Missouri nonprofit director stole millions from program to feed needy kids, indictment alleges

ST. LOUIS (AP) — The executive director of a Missouri nonprofit stole millions of dollars from a program intended to provide meals for low-income children, according to a federal indictment announced Thursday.

Connie Bobo, 44, of St. Charles, Missouri, was indicted on three counts of wire fraud, three counts of aggravated identity theft and two counts of obstruction of an official proceeding.

Bobo is executive director of New Heights Community Resource Center in the St. Louis suburb of Bridgeton. The nonprofit accepted funding provided by the U.S. Department of Agriculture and administered by the state to feed low-income school-aged children after school and during the summer, including during the COVID-19 pandemic.

The U.S. Attorney’s office said the Missouri Department of Health and Senior Services paid out about $11 million from February 2019 to March 2022, after Bobo submitted reimbursement claims stating that the organization served nearly 6 million meals. The indictment said New Heights purchased only enough food and milk to serve less than 3 million meals.

Instead, according to the indictment, Bobo used the money to buy a home worth nearly $1 million, bought homes for relatives and used $2.2 million of the money on a commercial real estate investment. She also gave nearly $1.4 million to a romantic partner who spent $211,907 of the funds on a Mercedes-Benz, the indictment stated.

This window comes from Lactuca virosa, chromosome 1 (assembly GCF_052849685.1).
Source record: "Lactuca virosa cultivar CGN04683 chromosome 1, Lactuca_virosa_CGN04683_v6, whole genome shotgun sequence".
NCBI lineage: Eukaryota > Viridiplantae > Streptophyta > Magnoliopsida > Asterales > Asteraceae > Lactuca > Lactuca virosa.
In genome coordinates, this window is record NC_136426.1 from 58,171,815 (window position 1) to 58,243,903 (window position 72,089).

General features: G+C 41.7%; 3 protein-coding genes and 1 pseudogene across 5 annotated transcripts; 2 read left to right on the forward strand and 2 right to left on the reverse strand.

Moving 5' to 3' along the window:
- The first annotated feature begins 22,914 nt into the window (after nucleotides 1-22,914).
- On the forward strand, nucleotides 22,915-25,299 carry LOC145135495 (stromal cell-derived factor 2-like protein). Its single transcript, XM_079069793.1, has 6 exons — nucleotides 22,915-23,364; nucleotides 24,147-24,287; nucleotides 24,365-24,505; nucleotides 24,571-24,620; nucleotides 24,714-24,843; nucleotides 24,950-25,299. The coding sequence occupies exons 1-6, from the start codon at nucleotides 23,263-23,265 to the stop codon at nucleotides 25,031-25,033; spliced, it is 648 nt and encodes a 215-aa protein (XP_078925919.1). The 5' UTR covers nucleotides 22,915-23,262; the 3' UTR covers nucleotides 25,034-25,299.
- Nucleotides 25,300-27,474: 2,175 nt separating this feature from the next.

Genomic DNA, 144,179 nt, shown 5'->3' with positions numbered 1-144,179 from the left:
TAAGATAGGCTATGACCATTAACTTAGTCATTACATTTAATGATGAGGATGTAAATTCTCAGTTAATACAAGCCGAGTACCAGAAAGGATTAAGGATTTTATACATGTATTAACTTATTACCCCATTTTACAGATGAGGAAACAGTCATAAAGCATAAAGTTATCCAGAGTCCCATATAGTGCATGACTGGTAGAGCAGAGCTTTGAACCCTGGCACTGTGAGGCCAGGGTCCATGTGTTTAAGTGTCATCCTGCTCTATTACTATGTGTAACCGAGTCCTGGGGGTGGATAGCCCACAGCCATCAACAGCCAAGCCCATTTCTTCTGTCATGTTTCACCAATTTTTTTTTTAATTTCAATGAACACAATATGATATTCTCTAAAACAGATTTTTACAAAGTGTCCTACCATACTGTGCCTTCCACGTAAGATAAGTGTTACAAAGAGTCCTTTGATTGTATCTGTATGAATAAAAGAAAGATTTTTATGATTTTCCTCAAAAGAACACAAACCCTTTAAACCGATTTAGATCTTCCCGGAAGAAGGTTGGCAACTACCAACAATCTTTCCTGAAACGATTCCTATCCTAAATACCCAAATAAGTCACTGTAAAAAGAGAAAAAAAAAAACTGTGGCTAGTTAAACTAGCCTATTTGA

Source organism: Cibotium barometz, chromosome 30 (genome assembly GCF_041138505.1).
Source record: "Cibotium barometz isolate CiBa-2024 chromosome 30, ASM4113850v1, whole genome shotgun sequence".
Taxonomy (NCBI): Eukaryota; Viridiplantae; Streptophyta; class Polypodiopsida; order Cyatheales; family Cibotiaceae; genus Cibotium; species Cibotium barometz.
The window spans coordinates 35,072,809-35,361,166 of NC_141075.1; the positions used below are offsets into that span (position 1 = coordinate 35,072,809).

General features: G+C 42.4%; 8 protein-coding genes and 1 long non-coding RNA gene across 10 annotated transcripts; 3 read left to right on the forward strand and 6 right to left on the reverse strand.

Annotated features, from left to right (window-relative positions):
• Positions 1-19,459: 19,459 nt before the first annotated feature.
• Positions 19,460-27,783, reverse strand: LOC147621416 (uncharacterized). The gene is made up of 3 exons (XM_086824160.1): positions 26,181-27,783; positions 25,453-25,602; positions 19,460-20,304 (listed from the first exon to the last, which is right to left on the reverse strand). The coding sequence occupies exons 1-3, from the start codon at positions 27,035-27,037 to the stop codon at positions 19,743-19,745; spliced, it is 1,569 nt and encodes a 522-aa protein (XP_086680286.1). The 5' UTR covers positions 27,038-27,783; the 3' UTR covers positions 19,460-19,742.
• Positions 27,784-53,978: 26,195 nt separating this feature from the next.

Bobo could face more than 20 years in prison if convicted, and prosecutors are seeking reimbursement, including forfeiture of the homes and the SUV.

A message left on Bobo's cellphone on Thursday wasn't immediately returned. Calls to New Heights were met with a message saying the calls can't be completed. Bobo does not yet have an attorney, according to federal court records.

“This indictment shows that we will aggressively pursue those who defraud a program intended to feed needy children, and those who exploited loopholes created by a global pandemic,” U.S. Attorney Sayler A. Fleming said in a statement.

In 2022, federal prosecutors in Minnesota charged nearly 50 people in connection with a scheme to steal more than $250 million from a federal program designed to provide meals to low-income children in Minnesota. Ten additional people were charged in that scheme in March.